Feb. 8th, 2016

akuchling: Sherlock Hemlock (Default)
The animated shorts (here's a roundup of how to watch them):
  • Sanjay's Super Team: a Pixar film in which little Sanjay turns Hindu gods into superheroes. I really liked the luminous design in the battle scene, but overall this felt pretty minor.
  • World of Tomorrow, available on Netflix: my favorite. It's a weird science-fictional story that mixes comedy with existential dread when little Emily is visited by her future clone. This short may need to go on my Hugo ballot, if it's eligible.
  • We Can't Live Without Cosmos: two astronauts-in-training look forward to spaceflight, and then one of them goes while the other stays behind. The drawing style reminded me of HergĂ©'s Tintin books.
  • Bear Story [trailer]: a sad story of family separation when a bear is kidnapped by a circus. Most of this film is rendered as clockwork machinery, and uses surprising camera angles and transitions, so I thought it was very inventive. My second-favorite of the nominees.
  • Prologue: a pencilled-looking rendering of vicious hand-to-hand fighting between (possibly-Greek?) warriors and naked fighters. Good visual style, but there's no plot and not really much to it.
The presentation also includes some non-nominated films, calling them "highly commended".
  • Cordell Barker's "If I Was God..." [trailer] also switches between styles, from Claymation to 2D to papier-machĂ©. I am surprised it didn't make it into the category.
  • Two pieces from French animators, "The Short Story of a Fox and a Mouse" and "Catch It!" (featuring a bunch of meerkats trying to save their precious fruit) are fun little stories; "Catch It!" had really good character design. I expect their directors will be working on the next Shrek movie soon enough.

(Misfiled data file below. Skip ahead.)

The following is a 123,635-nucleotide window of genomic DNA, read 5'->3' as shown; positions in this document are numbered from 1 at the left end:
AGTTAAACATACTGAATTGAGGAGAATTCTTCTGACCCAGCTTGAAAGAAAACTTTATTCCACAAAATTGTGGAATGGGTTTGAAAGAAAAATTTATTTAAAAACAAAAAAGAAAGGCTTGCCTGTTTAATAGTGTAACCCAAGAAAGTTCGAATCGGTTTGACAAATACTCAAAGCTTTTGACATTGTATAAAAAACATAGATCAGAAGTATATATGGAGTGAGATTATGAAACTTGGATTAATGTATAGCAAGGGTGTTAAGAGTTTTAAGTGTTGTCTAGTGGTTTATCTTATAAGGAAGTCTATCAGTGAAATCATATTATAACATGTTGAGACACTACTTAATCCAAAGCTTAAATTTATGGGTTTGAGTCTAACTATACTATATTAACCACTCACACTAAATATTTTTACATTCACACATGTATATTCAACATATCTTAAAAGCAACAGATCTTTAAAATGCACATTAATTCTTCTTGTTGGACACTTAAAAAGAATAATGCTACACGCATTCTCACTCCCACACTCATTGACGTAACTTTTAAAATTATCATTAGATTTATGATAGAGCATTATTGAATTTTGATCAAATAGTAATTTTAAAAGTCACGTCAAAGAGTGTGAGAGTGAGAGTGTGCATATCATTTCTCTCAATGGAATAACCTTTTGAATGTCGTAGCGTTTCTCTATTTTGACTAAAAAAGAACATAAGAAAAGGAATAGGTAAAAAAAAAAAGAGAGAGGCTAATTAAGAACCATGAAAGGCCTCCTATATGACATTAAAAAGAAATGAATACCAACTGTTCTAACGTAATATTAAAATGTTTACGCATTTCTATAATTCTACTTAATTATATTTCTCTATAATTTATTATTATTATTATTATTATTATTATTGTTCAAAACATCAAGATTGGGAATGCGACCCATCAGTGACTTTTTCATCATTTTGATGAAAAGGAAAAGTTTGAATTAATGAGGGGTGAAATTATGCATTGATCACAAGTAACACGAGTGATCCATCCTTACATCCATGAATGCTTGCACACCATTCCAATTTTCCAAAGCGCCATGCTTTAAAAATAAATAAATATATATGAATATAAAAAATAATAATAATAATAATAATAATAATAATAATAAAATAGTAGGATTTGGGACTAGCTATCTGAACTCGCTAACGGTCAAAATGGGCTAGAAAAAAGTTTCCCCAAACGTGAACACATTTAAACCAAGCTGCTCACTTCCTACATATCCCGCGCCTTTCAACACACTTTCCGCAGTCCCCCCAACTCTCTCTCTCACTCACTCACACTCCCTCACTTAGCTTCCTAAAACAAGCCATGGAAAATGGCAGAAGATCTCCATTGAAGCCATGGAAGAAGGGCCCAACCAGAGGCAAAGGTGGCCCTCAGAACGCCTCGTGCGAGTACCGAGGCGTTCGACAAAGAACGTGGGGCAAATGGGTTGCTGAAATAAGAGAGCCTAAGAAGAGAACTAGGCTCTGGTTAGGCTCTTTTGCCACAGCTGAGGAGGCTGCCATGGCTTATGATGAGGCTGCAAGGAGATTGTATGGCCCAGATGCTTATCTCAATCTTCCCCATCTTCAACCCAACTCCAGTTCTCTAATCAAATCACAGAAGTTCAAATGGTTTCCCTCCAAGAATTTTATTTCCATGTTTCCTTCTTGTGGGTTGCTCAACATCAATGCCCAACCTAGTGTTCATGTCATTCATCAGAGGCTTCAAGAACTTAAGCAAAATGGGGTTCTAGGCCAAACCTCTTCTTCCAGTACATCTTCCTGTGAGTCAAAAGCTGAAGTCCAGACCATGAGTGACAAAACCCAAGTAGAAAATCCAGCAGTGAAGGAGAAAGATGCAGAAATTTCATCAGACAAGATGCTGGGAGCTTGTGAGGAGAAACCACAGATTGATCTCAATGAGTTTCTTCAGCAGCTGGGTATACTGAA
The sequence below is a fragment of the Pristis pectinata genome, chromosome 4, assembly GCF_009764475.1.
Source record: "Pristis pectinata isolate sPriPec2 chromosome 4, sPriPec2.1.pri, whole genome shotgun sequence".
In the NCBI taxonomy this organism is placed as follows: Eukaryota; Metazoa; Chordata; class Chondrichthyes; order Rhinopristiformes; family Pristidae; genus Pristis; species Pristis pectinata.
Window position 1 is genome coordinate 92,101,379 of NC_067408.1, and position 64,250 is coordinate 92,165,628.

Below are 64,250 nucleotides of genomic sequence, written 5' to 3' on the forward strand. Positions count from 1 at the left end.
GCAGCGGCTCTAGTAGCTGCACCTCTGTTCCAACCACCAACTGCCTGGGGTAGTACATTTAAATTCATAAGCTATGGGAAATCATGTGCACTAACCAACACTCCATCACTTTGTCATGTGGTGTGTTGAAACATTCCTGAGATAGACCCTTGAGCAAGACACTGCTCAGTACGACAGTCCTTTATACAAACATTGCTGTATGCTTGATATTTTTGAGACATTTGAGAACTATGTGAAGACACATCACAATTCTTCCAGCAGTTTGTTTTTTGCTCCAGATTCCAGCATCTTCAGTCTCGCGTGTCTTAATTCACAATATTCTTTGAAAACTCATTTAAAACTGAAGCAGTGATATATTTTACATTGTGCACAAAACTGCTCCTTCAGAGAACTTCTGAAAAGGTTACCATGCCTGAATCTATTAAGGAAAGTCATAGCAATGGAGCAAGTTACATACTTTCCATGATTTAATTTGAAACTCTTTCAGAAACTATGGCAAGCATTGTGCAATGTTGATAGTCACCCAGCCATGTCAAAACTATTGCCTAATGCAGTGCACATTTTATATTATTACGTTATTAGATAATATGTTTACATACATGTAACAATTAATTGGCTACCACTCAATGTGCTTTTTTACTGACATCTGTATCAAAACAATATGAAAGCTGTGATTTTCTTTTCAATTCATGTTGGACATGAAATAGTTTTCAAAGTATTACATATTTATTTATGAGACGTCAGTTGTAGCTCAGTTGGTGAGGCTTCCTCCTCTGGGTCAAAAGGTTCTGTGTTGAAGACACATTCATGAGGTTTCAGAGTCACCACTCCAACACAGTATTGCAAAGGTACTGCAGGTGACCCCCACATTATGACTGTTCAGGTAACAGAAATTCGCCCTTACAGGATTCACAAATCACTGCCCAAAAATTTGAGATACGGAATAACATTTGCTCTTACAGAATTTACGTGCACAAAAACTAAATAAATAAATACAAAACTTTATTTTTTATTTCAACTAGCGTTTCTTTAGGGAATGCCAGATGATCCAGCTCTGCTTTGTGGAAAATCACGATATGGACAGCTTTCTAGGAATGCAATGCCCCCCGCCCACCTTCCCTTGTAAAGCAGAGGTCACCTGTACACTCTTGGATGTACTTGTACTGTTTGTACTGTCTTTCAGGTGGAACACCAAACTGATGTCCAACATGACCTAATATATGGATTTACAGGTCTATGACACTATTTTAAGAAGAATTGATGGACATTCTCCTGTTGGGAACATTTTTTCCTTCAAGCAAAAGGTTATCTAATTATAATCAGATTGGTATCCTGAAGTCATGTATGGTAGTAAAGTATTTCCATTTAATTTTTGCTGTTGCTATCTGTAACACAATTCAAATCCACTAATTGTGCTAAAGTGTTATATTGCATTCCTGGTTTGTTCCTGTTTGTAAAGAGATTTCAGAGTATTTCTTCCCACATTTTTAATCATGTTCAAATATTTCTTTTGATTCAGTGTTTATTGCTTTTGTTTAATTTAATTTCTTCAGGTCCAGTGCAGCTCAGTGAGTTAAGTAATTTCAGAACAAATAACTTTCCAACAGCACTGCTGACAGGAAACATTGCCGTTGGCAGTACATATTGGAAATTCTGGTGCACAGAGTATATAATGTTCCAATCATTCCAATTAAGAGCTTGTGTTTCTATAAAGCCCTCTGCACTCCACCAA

• Bill Plympton's "The Loneliest Stoplight" is also fun: a stoplight tells of its one brush with fame.
akuchling: Sherlock Hemlock (Default)
Generally the live-action short films are a depressing bunch; Barb and I tried to guess how many of them would feature dying children, and how many would be set in war-torn countries. There are no terminally-ill children this year -- yay! -- but instead there are 3 children in danger. Two children and one infant, really). I'm a sucker for those few short films that are funny or somehow SFnal/fantastic (it's a good form for compactly presenting a fantasy situation), but there was only one humourous film and nothing with any fantasy. The live-action short films (here's a roundup of how to watch them):
  • Ave Maria: an Israeli family gets in a car accident on the West Bank, and seeks the aid of a convent of nuns. This was funny -- the nuns have taken a vow of silence, and the loud, arguing family could have been designed to irritate them.
  • Shok (Friend) is a harrowing reminscence of 1990s Kosovo, where Albanians are being threatened by Kosovans and two young boys try to earn money from the Kosovan forces. Very glum.
  • Alles Wird Gut (Everything Will Be Okay): a tense story where it becomes clear that a divorced father is planning to kidnap his daughter and flee with her to another country. Will he succeed? A few years back there was a similar short-film nominee, the French "Avant Que De Tout Perdre (Just Before Losing Everything)", with a woman fleeing an abusive husband with her children. I'm also a sucker for Hitchcockian suspense where it's perfectly clear what is going on, and the tension is from whether a plan will succeed or not.
  • Stutterer: a man who stutters very seriously is worried about meeting the woman he's corresponded with online. There's a bit of wry humour here, but it's mostly a character piece. And it wasn't depressing!
  • Day One: a new Arabic interpreter has her first day on the job with US Army forces in Afghanistan (I assume). When I saw the initial set-up, I thought to myself "oh, here we go -- there will be IEDs and a firefight". The story actually goes in a different direction that's more interesting, though it's still unhappy and grim.
My ordering: "Alles Wird Gut", followed by "Stutterer" and "Ave Maria", then "Day One" and "Shok".

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